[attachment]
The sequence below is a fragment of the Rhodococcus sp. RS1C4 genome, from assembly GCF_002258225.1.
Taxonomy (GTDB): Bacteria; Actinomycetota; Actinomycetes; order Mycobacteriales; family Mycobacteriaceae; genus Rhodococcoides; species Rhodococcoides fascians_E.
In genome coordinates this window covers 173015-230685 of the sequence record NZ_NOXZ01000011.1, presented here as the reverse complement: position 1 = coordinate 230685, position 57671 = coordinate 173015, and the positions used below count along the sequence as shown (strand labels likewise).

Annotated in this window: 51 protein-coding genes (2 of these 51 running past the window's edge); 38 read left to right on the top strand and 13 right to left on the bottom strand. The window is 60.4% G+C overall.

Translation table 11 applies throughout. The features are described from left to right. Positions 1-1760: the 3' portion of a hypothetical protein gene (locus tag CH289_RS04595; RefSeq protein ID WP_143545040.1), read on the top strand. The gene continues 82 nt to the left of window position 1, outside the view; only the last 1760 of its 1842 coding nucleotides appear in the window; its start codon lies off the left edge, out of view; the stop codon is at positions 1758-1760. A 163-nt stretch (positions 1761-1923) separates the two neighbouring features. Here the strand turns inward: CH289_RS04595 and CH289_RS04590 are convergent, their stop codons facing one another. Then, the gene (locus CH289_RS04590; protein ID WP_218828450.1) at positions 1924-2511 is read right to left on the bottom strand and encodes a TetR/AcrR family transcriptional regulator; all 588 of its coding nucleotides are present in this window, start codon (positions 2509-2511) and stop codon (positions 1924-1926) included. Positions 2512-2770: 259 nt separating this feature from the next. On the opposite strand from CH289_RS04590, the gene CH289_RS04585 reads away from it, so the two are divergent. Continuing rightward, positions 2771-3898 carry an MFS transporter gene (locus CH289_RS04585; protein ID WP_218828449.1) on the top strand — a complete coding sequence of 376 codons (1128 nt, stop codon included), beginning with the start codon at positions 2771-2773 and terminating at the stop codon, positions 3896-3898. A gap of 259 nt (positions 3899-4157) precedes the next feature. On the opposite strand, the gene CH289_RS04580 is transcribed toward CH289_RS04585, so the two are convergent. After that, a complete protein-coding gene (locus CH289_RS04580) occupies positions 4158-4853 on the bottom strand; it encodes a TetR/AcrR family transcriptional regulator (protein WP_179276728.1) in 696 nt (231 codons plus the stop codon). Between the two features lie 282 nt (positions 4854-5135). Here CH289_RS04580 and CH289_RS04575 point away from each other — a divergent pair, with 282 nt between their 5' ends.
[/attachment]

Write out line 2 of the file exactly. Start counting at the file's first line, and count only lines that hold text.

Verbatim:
Taxonomy (GTDB): Bacteria; Actinomycetota; Actinomycetes; order Mycobacteriales; family Mycobacteriaceae; genus Rhodococcoides; species Rhodococcoides fascians_E.